If I told Utah fans in October that this team, with the second-youngest roster in the country, winds up in the NIT, would they have signed?

Q: What preconceived notions of yours were correct/incorrect when you moved to Utah? -- @tayqr50

A: I had a lot of time between getting hired and actually starting, so I did a lot of research on Salt Lake City and the surrounding areas. My wife and I also spent a couple of days out here between the hiring and starting, so I felt like I was fairly prepared for this.

The two preconceived notions I probably still had coming out here are both dumb. One, being we’re in the mountains, I just thought it was going to be bitterly cold every day. With the exception of a couple of days, December was actually rather pleasant, but I’m told the real chill doesn’t show up here until later this month and into February?

Two, I didn’t think I would find good coffee here, but that was shot down within the first three days. Shoutout to Sugar House Coffee.

Q: I am headed to the Senior Bowl with my son. Which Ute stands to benefit the most from having a good week in Mobile? — @KCElliott67

A: Everyone participating at the Senior Bowl stands to benefit from a good week in front of personnel from all 32 NFL teams.

Seriously, though, it may seem cliche to say Jaylon Johnson, but I’m going to say Jaylon Johnson, Utah’s All-American junior cornerback, who declared for the NFL Draft after the Pac-12 championship game, then skipped the Alamo Bowl.

Before the 2019 season started, Johnson was already projected as an early-round pick. Depending which mock draft you trust, Johnson was thought to be a mid or early-second round selection. He had a big junior season, so his standing has not been hurt, but it can still improve.

Johnson is part of a loaded draft class at cornerback, He is currently projected around the seventh or eighth-best cornerback in the draft, so a good showing in Mobile can move that number, not to mention strengthen his case for an NFL Combine invite.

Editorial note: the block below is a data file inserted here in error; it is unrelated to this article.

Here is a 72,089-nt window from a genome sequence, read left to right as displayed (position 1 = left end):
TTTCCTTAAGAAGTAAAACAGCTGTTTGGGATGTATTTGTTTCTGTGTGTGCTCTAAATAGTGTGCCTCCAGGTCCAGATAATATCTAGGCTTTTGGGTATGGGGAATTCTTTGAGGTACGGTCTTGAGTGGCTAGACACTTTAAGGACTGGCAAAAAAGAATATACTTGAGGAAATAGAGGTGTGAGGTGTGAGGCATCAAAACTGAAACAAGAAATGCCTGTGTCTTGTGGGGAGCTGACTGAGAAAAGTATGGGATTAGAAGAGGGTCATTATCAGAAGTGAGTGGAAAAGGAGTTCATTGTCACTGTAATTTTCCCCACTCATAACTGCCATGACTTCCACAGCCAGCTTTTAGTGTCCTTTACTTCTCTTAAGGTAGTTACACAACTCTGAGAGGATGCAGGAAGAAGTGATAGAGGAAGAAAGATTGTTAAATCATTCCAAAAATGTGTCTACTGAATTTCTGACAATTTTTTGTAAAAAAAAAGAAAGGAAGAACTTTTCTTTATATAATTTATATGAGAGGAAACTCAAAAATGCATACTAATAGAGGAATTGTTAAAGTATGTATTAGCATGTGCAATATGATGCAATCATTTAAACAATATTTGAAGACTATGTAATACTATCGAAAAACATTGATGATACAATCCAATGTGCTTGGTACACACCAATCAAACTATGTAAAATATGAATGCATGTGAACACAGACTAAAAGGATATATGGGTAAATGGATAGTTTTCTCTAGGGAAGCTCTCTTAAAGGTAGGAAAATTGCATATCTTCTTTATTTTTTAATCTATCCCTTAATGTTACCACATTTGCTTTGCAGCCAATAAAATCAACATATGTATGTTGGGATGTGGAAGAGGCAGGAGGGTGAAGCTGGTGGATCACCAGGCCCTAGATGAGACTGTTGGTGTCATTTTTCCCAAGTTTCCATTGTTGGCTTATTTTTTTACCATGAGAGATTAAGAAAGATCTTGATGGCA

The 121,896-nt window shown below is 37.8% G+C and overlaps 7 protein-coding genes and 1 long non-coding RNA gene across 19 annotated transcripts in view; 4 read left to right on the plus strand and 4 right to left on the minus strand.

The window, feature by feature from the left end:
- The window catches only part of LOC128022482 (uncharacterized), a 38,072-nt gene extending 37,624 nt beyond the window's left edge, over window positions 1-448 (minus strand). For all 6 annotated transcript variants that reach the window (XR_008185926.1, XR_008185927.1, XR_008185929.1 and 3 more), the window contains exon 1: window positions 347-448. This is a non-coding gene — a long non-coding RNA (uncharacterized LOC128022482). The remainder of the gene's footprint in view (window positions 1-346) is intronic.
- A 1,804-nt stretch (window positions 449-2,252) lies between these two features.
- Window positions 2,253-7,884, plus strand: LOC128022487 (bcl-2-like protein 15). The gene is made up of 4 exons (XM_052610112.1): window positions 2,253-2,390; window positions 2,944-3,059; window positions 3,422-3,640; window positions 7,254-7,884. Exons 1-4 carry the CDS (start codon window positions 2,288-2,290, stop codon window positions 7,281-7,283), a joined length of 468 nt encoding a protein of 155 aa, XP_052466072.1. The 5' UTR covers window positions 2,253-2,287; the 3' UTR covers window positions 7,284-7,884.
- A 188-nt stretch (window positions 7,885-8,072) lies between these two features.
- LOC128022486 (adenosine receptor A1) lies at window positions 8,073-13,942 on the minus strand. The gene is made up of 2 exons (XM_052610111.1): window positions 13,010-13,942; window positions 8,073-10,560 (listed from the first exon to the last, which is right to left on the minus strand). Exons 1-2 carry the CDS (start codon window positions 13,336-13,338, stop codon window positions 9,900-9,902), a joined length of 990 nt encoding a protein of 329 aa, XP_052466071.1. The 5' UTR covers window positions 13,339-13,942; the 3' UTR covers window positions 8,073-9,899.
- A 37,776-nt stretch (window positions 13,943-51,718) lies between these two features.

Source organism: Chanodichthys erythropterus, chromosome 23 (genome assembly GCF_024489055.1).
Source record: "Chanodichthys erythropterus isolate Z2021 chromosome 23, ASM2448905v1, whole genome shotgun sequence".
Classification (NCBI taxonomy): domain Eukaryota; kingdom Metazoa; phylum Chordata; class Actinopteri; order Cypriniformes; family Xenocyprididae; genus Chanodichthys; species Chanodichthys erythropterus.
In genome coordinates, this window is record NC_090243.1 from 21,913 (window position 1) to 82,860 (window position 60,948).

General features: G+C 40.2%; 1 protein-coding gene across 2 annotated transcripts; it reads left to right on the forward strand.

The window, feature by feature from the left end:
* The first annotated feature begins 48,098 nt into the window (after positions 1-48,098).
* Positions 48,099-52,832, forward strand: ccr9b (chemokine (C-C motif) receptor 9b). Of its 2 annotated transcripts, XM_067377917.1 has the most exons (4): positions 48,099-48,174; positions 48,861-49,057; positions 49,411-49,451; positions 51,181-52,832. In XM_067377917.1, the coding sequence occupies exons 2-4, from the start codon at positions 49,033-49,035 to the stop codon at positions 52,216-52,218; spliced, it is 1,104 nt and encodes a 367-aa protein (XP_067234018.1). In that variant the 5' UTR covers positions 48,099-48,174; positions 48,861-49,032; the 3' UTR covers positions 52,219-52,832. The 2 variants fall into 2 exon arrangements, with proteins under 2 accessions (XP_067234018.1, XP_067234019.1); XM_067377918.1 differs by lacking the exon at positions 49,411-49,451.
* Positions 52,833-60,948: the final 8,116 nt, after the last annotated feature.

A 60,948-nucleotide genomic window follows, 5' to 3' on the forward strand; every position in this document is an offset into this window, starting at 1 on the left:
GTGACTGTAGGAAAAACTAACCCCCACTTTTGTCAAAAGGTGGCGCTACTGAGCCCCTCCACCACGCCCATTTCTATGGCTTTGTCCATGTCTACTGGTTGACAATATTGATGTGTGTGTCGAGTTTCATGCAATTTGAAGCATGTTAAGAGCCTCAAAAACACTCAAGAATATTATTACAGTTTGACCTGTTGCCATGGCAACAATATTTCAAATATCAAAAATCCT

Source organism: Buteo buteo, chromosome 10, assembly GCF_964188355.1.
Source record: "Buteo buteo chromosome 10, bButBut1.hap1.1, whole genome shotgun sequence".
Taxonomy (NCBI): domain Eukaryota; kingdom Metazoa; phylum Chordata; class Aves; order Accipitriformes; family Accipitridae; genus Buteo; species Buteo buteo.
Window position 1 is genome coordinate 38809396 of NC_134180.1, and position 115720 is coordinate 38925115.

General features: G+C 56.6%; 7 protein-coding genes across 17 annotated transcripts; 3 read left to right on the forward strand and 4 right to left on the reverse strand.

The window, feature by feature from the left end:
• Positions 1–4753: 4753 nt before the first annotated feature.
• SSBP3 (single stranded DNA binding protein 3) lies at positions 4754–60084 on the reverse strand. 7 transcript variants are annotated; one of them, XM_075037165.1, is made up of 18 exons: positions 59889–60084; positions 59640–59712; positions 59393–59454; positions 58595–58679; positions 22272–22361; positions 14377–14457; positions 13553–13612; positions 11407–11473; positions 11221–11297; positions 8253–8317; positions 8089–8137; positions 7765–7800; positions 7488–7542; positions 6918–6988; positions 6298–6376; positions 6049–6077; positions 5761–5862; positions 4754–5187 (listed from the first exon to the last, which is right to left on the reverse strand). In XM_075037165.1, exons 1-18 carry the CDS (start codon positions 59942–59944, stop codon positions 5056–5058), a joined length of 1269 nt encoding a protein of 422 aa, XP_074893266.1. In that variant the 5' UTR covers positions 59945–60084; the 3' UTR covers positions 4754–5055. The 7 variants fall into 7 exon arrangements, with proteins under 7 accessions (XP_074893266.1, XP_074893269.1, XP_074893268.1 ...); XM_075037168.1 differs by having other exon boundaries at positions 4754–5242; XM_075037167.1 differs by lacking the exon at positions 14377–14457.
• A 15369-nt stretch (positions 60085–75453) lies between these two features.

Q: How many games do you think we will win this year with a whole new squad of starters? — @dropbear99

A: It is so absurdly early to even try and project a two-deep at the majority of positions, but you want me to try and project how many wins the 2020 Utes will have? OK, I’ll bite.

We’ll look at this way. At a minimum, Utah should beat Montana State and Wyoming before Pac-12 play starts. Again, at a minimum, because it will be the betting favorite when the season opens Sept. 5 against BYU at Rice-Eccles Stadium.

The Utes get Arizona, Oregon State, USC and Washington at home. The Trojans are a mess, the Huskies have a first-year head coach, even if it is in-house promotion Jimmy Lake. None of the road games feel too daunting, even with all the question marks the Utes have right now, but I’m saying this in January, months before spring ball even begins.

With way too many things up in the air to give a proper guesstimate, I don’t think 8-4 is asking too much.

Q: What’s been your biggest surprise about Salt Lake? Midwest minds would love to know. — @tkbrackets

A: Two things come to mind. One, everyone has been super nice. Very polite, very courteous, very engaging. I appreciate that. Two, you wouldn’t think that, with the alcohol laws in this state, that the craft beer scene would be booming here, but it is.

Hopkins Brewing Co. in Sugar House is some of the best craft stuff I’ve had in awhile. Wasatch Brewing, which is 20 steps from Hopkins, is also solid. My introduction to the beer scene here was Red Rock. I tried Reve, which, if memory serves, was a triple IPA. No complaints, will go back.

I’ve tried various Uintas, but have not been to the brewery yet. Epic Brewing is also on my short list.